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Rangitoto Channel deepening and the environment

NEWS RELEASE

21 August 2001

Rangitoto Channel deepening must protect marine life and the marine environment

Conditions to control and lessen the effects of blasting in Rangitoto Channel should be imposed on any resource consent issued to Ports of Auckland Ltd for its proposed channel deepening work.

Auckland City Council’s Planning and Regulatory Committee has lodged a submission in support of the application, subject to conditions to minimise impact on the marine environment and marine life.

Ports of Auckland is seeking the consent from the Auckland Regional Council because it needs to deepen the commercial shipping lane to accommodate new container ships with greater carrying capacity.

Committee chairperson Councillor Juliet Yates says the Council supports the application because an efficient container terminal of international standard and able to cater for New Zealand shipping needs is vitally important to the city and region.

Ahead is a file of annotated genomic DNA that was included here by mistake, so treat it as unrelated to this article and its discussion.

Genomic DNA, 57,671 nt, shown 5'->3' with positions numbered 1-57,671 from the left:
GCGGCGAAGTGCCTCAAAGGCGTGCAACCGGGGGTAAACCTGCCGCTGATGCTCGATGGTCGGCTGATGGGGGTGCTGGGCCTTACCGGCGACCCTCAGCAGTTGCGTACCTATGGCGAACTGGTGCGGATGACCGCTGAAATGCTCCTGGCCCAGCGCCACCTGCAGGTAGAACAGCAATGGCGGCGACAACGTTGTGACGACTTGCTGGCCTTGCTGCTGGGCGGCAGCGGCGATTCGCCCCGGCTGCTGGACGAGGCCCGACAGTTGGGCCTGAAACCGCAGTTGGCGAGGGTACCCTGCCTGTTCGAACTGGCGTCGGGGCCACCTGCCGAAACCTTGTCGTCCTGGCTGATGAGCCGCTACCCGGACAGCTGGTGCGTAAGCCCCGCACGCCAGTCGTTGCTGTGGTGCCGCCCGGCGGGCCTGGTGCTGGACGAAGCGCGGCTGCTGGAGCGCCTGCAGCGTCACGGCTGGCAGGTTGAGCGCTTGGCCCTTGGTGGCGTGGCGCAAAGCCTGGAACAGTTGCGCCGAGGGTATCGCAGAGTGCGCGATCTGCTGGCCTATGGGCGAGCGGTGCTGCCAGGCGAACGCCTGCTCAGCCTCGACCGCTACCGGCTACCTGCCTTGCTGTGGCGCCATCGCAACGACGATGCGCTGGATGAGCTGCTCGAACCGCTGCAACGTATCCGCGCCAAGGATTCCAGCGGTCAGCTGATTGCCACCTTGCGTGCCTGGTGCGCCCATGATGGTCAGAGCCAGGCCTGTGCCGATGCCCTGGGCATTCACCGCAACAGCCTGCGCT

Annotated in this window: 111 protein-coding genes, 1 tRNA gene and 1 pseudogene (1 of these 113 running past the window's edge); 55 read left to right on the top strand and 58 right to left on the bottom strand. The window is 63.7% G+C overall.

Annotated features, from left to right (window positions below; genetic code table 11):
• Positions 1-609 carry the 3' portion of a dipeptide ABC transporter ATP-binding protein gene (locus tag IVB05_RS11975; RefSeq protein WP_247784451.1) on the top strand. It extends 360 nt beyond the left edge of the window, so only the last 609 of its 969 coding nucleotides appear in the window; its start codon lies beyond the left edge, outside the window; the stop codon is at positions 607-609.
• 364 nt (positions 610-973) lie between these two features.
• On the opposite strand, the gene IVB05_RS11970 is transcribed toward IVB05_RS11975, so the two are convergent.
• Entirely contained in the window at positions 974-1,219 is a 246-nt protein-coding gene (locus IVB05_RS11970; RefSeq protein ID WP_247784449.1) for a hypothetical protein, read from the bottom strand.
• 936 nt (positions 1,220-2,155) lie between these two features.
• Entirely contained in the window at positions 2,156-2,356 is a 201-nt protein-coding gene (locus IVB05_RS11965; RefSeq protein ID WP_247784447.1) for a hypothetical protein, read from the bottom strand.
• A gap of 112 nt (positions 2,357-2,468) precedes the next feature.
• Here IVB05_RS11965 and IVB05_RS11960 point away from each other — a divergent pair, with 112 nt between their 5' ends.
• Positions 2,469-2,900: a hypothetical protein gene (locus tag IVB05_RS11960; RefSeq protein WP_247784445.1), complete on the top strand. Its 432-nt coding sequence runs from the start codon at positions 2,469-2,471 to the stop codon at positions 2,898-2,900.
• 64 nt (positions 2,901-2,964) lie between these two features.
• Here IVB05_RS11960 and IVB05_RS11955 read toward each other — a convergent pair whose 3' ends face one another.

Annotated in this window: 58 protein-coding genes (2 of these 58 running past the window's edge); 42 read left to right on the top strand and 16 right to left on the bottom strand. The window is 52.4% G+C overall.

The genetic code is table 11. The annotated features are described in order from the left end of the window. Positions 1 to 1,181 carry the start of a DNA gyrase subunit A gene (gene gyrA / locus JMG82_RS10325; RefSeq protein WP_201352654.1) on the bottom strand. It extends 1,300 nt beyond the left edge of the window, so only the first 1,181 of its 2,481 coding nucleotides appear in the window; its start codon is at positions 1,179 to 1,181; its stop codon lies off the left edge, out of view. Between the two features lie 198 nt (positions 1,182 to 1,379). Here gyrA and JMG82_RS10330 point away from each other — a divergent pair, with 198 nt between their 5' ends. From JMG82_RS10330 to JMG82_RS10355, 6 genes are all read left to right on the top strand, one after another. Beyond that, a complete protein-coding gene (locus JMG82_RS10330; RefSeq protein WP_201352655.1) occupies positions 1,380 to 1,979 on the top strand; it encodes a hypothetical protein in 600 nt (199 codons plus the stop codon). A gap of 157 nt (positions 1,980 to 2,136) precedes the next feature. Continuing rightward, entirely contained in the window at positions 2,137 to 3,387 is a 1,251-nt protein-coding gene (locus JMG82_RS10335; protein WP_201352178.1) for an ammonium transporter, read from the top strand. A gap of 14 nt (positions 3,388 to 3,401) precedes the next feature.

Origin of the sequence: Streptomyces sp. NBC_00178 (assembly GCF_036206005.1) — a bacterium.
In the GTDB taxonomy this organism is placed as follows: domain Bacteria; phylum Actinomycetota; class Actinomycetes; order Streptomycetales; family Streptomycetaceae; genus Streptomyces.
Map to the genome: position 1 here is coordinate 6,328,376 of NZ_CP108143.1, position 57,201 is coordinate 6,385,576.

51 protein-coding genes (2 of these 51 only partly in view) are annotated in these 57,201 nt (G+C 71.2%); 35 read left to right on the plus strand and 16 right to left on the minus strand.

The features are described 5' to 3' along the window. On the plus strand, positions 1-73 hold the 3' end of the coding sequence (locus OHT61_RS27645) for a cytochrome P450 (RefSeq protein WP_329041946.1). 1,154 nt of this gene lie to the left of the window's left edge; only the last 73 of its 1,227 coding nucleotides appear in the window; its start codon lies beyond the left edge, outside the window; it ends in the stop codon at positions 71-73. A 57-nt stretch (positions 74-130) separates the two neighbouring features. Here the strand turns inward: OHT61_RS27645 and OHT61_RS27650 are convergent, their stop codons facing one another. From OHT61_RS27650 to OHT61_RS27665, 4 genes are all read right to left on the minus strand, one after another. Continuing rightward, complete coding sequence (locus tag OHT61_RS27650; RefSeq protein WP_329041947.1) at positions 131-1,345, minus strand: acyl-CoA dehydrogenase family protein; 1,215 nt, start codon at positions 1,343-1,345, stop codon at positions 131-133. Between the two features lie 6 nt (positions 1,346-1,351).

“Most of the work will be done by dredging and the Council has no problem with the way in which Ports of Auckland plans to remove soft muds and silts from the channel,” she said. “However, underwater blasting may be needed to remove rockier deposits and the Council has concerns about the potential impacts of this.

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“Our strong preference is that blasting should not be used. If it is essential, it must be managed and controlled so that spawning seasons are avoided,

sonar assessments are carried out before blasting to make sure major fish schools are not within the blast areas and measures are used to scare fish away from the blast sites.”



The Council also wants minimum- sized blast charges to be used, along with techniques to limit the impact and spread of any blast and to contain the spread of shockwave effects as much as possible. Trial blasts and monitoring are further recommended to ascertain the best methodology for blasting.

“The Council has had long experience with resource consents involving blasting on land,” Mrs Yates said. “Procedures have evolved by way of agreement between applicants, contractors and blasting experts which have avoided adverse effects on very near neighbours. These same procedures could be adapted to this situation so that damage to the marine environment is minimised and the migratory and spawning patterns of big and small fishes, marine mammals and sea birds are protected.”

ENDS

For further information, please contact:

- Councillor Juliet Yates, tel: 528 0581 or 025 327 437.


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